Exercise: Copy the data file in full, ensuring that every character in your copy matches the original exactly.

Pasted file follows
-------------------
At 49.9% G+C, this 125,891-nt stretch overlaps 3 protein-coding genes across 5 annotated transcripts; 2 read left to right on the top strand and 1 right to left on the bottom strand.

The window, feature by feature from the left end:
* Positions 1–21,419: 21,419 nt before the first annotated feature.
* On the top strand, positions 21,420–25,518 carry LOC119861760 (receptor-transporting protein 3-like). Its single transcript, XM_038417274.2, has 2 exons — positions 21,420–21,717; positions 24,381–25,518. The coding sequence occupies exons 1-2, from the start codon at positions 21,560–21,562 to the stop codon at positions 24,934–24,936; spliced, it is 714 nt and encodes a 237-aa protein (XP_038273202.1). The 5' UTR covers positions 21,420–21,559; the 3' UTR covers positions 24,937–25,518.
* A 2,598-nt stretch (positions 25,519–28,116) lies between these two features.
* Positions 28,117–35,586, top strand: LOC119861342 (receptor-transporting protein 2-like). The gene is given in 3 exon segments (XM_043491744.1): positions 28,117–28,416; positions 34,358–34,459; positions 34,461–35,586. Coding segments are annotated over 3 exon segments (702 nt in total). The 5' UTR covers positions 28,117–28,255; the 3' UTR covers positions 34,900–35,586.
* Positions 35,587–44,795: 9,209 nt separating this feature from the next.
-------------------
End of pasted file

At 49.9% G+C, this 125,891-nt stretch overlaps 3 protein-coding genes across 5 annotated transcripts; 2 read left to right on the top strand and 1 right to left on the bottom strand.

The window, feature by feature from the left end:
* Positions 1–21,419: 21,419 nt before the first annotated feature.
* On the top strand, positions 21,420–25,518 carry LOC119861760 (receptor-transporting protein 3-like). Its single transcript, XM_038417274.2, has 2 exons — positions 21,420–21,717; positions 24,381–25,518. The coding sequence occupies exons 1-2, from the start codon at positions 21,560–21,562 to the stop codon at positions 24,934–24,936; spliced, it is 714 nt and encodes a 237-aa protein (XP_038273202.1). The 5' UTR covers positions 21,420–21,559; the 3' UTR covers positions 24,937–25,518.
* A 2,598-nt stretch (positions 25,519–28,116) lies between these two features.
* Positions 28,117–35,586, top strand: LOC119861342 (receptor-transporting protein 2-like). The gene is given in 3 exon segments (XM_043491744.1): positions 28,117–28,416; positions 34,358–34,459; positions 34,461–35,586. Coding segments are annotated over 3 exon segments (702 nt in total). The 5' UTR covers positions 28,117–28,255; the 3' UTR covers positions 34,900–35,586.
* Positions 35,587–44,795: 9,209 nt separating this feature from the next.